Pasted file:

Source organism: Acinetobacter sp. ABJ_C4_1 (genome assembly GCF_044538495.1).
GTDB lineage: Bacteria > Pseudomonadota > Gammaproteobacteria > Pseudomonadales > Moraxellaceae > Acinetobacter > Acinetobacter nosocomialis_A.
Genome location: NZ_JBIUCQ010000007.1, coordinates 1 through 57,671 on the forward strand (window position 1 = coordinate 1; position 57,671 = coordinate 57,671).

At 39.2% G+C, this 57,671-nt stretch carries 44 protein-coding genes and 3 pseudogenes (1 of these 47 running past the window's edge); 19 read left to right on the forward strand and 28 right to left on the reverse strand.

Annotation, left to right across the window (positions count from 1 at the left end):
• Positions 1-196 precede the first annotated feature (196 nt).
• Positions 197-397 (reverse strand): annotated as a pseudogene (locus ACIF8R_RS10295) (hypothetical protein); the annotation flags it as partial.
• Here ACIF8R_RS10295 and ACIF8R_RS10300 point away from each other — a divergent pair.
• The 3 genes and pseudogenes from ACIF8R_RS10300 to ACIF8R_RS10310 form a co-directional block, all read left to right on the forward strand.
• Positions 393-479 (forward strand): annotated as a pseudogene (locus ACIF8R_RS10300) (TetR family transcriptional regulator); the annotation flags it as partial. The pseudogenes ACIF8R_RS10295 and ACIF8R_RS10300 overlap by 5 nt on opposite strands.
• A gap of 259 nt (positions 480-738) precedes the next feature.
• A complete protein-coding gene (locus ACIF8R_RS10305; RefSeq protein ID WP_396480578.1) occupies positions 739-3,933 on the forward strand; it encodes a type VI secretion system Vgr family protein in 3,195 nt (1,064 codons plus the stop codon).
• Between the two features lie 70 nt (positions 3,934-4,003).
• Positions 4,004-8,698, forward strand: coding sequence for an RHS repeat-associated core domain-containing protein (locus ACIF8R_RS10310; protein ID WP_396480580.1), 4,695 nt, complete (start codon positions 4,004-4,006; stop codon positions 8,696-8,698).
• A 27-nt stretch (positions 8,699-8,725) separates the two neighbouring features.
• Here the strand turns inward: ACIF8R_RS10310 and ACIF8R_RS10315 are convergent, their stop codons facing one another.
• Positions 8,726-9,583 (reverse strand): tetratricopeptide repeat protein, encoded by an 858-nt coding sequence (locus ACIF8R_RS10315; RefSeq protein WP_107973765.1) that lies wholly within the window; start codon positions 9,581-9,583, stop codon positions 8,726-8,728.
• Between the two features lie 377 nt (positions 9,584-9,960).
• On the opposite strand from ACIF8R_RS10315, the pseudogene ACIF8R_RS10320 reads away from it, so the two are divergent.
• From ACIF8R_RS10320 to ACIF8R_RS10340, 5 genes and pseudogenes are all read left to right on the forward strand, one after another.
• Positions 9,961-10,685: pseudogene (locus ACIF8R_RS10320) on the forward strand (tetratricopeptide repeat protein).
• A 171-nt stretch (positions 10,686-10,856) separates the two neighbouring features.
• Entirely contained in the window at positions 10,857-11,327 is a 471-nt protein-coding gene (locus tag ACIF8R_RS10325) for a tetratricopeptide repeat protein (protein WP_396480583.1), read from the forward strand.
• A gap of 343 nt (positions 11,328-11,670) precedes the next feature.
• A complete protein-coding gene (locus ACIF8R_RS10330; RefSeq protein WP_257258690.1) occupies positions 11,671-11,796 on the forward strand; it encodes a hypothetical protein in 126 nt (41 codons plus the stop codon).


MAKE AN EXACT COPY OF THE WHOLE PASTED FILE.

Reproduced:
Source organism: Acinetobacter sp. ABJ_C4_1 (genome assembly GCF_044538495.1).
GTDB lineage: Bacteria > Pseudomonadota > Gammaproteobacteria > Pseudomonadales > Moraxellaceae > Acinetobacter > Acinetobacter nosocomialis_A.
Genome location: NZ_JBIUCQ010000007.1, coordinates 1 through 57,671 on the forward strand (window position 1 = coordinate 1; position 57,671 = coordinate 57,671).

At 39.2% G+C, this 57,671-nt stretch carries 44 protein-coding genes and 3 pseudogenes (1 of these 47 running past the window's edge); 19 read left to right on the forward strand and 28 right to left on the reverse strand.

Annotation, left to right across the window (positions count from 1 at the left end):
• Positions 1-196 precede the first annotated feature (196 nt).
• Positions 197-397 (reverse strand): annotated as a pseudogene (locus ACIF8R_RS10295) (hypothetical protein); the annotation flags it as partial.
• Here ACIF8R_RS10295 and ACIF8R_RS10300 point away from each other — a divergent pair.
• The 3 genes and pseudogenes from ACIF8R_RS10300 to ACIF8R_RS10310 form a co-directional block, all read left to right on the forward strand.
• Positions 393-479 (forward strand): annotated as a pseudogene (locus ACIF8R_RS10300) (TetR family transcriptional regulator); the annotation flags it as partial. The pseudogenes ACIF8R_RS10295 and ACIF8R_RS10300 overlap by 5 nt on opposite strands.
• A gap of 259 nt (positions 480-738) precedes the next feature.
• A complete protein-coding gene (locus ACIF8R_RS10305; RefSeq protein ID WP_396480578.1) occupies positions 739-3,933 on the forward strand; it encodes a type VI secretion system Vgr family protein in 3,195 nt (1,064 codons plus the stop codon).
• Between the two features lie 70 nt (positions 3,934-4,003).
• Positions 4,004-8,698, forward strand: coding sequence for an RHS repeat-associated core domain-containing protein (locus ACIF8R_RS10310; protein ID WP_396480580.1), 4,695 nt, complete (start codon positions 4,004-4,006; stop codon positions 8,696-8,698).
• A 27-nt stretch (positions 8,699-8,725) separates the two neighbouring features.
• Here the strand turns inward: ACIF8R_RS10310 and ACIF8R_RS10315 are convergent, their stop codons facing one another.
• Positions 8,726-9,583 (reverse strand): tetratricopeptide repeat protein, encoded by an 858-nt coding sequence (locus ACIF8R_RS10315; RefSeq protein WP_107973765.1) that lies wholly within the window; start codon positions 9,581-9,583, stop codon positions 8,726-8,728.
• Between the two features lie 377 nt (positions 9,584-9,960).
• On the opposite strand from ACIF8R_RS10315, the pseudogene ACIF8R_RS10320 reads away from it, so the two are divergent.
• From ACIF8R_RS10320 to ACIF8R_RS10340, 5 genes and pseudogenes are all read left to right on the forward strand, one after another.
• Positions 9,961-10,685: pseudogene (locus ACIF8R_RS10320) on the forward strand (tetratricopeptide repeat protein).
• A 171-nt stretch (positions 10,686-10,856) separates the two neighbouring features.
• Entirely contained in the window at positions 10,857-11,327 is a 471-nt protein-coding gene (locus tag ACIF8R_RS10325) for a tetratricopeptide repeat protein (protein WP_396480583.1), read from the forward strand.
• A gap of 343 nt (positions 11,328-11,670) precedes the next feature.
• A complete protein-coding gene (locus ACIF8R_RS10330; RefSeq protein WP_257258690.1) occupies positions 11,671-11,796 on the forward strand; it encodes a hypothetical protein in 126 nt (41 codons plus the stop codon).